Can politics be cleaned of lies, spin, and allegations? Can a government agency—an Orwellian “Ministry of Truth”—police political rhetoric in order to determine what is true, what is false, and what is, as Stephen Colbert would say, “truthy”?
That is just what the Supreme Court is considering in Susan B. Anthony List v. Driehaus, which will be argued in April. The case is a challenge to Ohio’s bizarre statute prohibiting knowingly or recklessly making “false” statements about a political candidate or ballot initiative. In other words, the Ohio Election Commission (OEC) essentially runs a ministry of truth to which any citizen can submit a complaint. Amazingly, twenty other states have such laws.
Only a robust and open marketplace of ideas can effectively combat lies consistent with the First Amendment.
Laws against lying in political speech are not administered by disinterested truth seekers, but by people with their own political convictions. They chill large amounts of truthful speech and deprive the public of hearing a robust debate on the issues. And, as we will see, they are used by political opponents to turn campaigning into litigation.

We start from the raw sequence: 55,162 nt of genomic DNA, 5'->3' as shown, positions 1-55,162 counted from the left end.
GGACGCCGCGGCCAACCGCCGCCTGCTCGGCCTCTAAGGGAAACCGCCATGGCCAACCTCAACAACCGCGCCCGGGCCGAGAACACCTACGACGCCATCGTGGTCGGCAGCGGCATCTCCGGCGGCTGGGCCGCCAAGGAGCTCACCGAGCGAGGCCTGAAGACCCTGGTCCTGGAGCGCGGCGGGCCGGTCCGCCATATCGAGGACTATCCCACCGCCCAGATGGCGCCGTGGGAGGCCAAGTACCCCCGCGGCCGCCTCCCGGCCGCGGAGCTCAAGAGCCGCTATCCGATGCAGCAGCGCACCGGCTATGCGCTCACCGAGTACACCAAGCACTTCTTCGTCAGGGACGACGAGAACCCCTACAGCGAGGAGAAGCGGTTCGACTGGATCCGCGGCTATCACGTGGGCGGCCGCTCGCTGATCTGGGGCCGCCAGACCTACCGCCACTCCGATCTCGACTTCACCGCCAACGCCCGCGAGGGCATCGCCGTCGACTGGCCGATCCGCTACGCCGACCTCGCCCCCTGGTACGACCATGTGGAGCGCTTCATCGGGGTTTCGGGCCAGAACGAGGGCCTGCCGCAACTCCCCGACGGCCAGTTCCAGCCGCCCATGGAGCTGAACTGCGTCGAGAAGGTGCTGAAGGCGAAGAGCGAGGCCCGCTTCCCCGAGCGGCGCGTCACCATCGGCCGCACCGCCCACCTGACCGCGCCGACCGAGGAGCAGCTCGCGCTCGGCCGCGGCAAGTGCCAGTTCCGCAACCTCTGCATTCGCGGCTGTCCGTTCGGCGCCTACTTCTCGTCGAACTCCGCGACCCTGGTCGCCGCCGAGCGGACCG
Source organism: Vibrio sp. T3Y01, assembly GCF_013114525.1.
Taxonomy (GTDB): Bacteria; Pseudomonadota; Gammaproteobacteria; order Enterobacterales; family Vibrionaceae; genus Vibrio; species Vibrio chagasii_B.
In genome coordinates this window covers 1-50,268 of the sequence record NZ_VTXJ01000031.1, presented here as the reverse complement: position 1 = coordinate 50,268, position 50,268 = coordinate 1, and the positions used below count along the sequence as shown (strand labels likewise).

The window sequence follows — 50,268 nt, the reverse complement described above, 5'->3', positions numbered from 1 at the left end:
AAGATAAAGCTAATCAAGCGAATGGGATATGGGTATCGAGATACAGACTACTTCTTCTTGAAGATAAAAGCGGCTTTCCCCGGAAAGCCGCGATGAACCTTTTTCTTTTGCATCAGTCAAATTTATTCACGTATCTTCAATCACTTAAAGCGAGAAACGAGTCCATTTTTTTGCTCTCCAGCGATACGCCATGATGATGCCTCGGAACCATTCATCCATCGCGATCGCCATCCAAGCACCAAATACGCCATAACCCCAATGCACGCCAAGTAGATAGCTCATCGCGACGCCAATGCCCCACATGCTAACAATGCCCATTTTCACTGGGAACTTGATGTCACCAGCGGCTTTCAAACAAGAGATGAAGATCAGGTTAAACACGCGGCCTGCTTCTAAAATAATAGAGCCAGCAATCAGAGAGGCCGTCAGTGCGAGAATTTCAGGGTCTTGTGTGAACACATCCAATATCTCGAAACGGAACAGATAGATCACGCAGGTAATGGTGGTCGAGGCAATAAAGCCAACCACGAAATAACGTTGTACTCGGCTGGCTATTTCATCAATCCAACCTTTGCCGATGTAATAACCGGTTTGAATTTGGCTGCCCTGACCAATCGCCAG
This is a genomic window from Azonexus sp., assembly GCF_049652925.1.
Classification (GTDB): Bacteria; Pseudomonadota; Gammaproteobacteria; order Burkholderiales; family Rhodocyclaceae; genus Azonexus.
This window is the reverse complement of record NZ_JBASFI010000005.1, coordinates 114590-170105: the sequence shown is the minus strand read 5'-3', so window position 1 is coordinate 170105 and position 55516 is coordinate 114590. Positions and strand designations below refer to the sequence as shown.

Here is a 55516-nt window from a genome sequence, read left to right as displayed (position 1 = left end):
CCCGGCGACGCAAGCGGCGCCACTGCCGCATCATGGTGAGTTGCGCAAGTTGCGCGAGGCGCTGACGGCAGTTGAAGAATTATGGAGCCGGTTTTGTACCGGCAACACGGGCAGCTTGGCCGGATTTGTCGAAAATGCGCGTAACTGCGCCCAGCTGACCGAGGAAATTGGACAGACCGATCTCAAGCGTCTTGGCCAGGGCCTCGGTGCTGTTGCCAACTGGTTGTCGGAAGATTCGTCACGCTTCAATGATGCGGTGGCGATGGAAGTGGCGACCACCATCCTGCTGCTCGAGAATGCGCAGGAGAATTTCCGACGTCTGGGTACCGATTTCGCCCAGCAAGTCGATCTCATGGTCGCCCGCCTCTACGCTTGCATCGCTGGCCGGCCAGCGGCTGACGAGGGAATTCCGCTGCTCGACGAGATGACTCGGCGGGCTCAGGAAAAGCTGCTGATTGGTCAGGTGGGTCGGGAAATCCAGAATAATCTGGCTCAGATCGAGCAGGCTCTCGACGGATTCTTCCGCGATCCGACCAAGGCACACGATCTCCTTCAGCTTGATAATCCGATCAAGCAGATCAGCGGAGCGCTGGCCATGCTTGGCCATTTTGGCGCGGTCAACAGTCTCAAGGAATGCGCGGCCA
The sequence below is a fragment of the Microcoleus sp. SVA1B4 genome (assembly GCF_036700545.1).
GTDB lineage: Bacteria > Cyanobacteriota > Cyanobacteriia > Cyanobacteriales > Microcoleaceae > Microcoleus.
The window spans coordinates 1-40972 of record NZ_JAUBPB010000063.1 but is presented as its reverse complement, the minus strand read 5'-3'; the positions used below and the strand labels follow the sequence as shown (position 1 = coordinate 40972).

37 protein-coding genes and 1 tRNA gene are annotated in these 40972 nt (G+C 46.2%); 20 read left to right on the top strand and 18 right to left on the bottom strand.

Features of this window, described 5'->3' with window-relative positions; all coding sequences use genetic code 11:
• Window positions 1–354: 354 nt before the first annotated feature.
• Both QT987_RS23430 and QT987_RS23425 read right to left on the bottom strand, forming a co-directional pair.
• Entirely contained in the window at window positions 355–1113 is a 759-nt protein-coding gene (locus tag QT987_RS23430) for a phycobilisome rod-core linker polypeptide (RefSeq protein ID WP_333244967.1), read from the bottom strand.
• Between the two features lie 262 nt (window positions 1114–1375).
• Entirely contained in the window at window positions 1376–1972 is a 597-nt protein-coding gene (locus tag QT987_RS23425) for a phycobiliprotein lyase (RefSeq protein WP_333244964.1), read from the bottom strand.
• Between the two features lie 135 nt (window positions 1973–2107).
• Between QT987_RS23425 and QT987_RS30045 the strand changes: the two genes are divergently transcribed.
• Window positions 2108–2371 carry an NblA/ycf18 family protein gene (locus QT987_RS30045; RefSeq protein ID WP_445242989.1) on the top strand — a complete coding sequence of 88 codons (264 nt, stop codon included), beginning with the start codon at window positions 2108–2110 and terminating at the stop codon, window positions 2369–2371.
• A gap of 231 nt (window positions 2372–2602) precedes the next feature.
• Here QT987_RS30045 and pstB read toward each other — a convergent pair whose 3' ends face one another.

The case arises out of a strange combination of a defeated former Congressman, some non-existent political billboards, and a bunch of sour grapes. During the 2010 election, Susan B. Anthony List (SBAL), a 501(c)(4) dedicated to ending abortion, plannedto erect billboards saying, “Shame on Steve Driehaus! Driehaus voted FOR taxpayer-funded abortions!” The claim was based on Driehaus’s support for the Affordable Care Act. Although never erected, the billboards were reported in the news and SBAL disseminated the claim through other, less blatant, means. Driehaus thus filed a complaint with the OEC against SBAL, arguing that SBAL’s claim about taxpayer-funded abortions was false and therefore illegal. The complaint, combined with Driehaus’s threat of legal action against the advertising company that owned the billboards, successfully suppressed SBAL’s speech. Driehaus lost the election.
Disgruntled Congressmen and other elected representatives can certainly be tattle-tales (“Mommy, he’s lying!”), and if the government provides an avenue for tattling, then they will use it against their enemies. In fact, and unsurprisingly, that is how laws like Ohio’s are nearly always used, for retribution and electoral strategy against political enemies. During litigation against a similar law in Florida, the investigation manager for the Florida Election Commission testified under oath that 98 percent of the complaints received are “politically motivated” and that “many times” the point is to punish political opponents or to “harass that person and otherwise divert their attention from the campaign.”